“Keep your government hands off my Medicare.” Town Hall attendee, Simpsonville, S.C., July 2009
Tomorrow is the 50th anniversary of the signing of Medicare into law by President Lyndon Johnson. Programs similar to Medicare had been proposed before, but Johnson was the president who finally achieved the goal. Medicare followed the success of Social Security, which was signed into law 30 years earlier on Aug. 14, 1935.
Medicare is one of the most important and popular programs in America. When it was first proposed, opponents said that providing health care for senior citizens would lead to the downfall of our country. In 1961, future president Ronald Reagan was part of a campaign called Operation Coffee Cup which attempted to derail a Medicare-type bill sent to Congress by President John Kennedy.
Reagan told people, “Write those letters now. Call your friends and tell them to write. If you don’t, this program, I promise you, will pass just as surely as the sun will come up tomorrow. And behind it will come other federal programs that will invade every area of freedom as we have known it in this country ... until one day as Norman Thomas said, we will awake to find that we have socialism. And if you don’t do this and if I don’t do it, one of these days you and I are going to spend our sunset years telling our children and our children’s children what it once was like in America when men were free.”
Republicans have been trying to dismantle Medicare ever since it became law. However, despite predictions of disaster, Medicare is serving Americans well, and they know it. On July 28, 2009, President Obama described a letter he had received from a Medicare recipient. She was protesting the Affordable Care Act, and said, “I don’t want government-run health care. I don’t want socialized medicine. And don’t touch my Medicare.”
Arthur Laffer, a proponent of supply-side voodoo economics, said on Aug. 4, 2009, “If you like the post office and the Department of Motor Vehicles, and you think they’re run well, just wait till you see Medicare, Medicaid and health care done by the government.” These people are ignorant and misguided, but their misunderstanding of Medicare is not funny.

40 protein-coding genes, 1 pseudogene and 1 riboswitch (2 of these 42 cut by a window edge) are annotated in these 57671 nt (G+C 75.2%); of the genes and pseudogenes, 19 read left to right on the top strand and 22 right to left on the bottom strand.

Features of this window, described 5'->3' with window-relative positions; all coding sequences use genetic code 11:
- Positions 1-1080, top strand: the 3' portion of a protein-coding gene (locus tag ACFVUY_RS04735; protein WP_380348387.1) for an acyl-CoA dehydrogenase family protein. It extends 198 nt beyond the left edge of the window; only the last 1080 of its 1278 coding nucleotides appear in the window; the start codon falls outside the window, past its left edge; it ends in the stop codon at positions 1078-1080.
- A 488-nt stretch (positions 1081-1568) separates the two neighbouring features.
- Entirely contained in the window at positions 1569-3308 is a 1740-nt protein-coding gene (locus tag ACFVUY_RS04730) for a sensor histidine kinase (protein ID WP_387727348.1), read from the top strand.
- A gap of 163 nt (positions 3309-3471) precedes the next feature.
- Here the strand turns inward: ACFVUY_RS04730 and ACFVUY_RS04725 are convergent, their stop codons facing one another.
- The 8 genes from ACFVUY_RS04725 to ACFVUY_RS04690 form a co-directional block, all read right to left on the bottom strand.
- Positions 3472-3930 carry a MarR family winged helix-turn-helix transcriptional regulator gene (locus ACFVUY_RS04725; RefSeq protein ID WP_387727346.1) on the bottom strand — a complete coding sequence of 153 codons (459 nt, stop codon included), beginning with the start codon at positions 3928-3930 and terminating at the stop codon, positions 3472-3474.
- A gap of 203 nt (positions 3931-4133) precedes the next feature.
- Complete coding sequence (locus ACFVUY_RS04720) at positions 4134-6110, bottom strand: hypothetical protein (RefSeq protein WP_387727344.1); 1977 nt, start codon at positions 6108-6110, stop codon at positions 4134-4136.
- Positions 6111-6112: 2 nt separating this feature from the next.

First of all, Medicare is a government program. It provides national health insurance for people 65 and older or who are disabled. Recipients pay a monthly premium for coverage. Medicare does not restrict anyone’s choice of doctors. There are no government officials sitting in the examining room with a patient and the doctor; no one is telling doctors how to diagnose or treat patients.
No one is prescribing medication to kill older patients. Medicare patients are not being denied specific treatments, such as cancer treatment or hip replacements, due to age. And most importantly, no one can be denied Medicare coverage due to pre-existing conditions. Once you turn 65, you are entitled to Medicare, period.
In 2012, there were 379,860 Medicare recipients in Nevada. I doubt many of those people would turn down Medicare coverage because they believe their freedoms have been curtailed. Even those who venerate Reagan might disagree with him about that. In fact, what I hear frequently from people is that they can’t wait to turn 65 because they know they will finally have good health insurance.
Every day, nearly 10,000 Americans turn 65. Every day, these Americans know they are going to have affordable health insurance that can’t be taken away, no matter how sick they get. They know they will be able to get the care they need. Before 1965, this wasn’t true. Then, only about 51 percent of Americans 65 and older had health insurance.
“Old people were long considered ‘bad risks’ by commercial insurers, and unions had not made much headway in obtaining coverage for retired workers through employer-sponsored plans,” an official government history of Medicare notes.
According to world statistics, Americans are less healthy and pay more for health care than residents of other industrialized nations. This statistic changes when Americans become 65; then our outcomes match those of other countries. This is because of Medicare.
Perhaps you are one of those who think government can’t do anything right. Maybe you think privatizing everything, as Republicans keep trying to do with Medicare and Social Security, will improve outcomes. Fortunately, most Americans see the lie in those claims. Medicare is proof that government-run insurance can work, and work well, and I am very thankful for that.
Jeanette Strong, whose column appears every other week, is a Nevada Press Association award-winning columnist. She may be reached at firstname.lastname@example.org.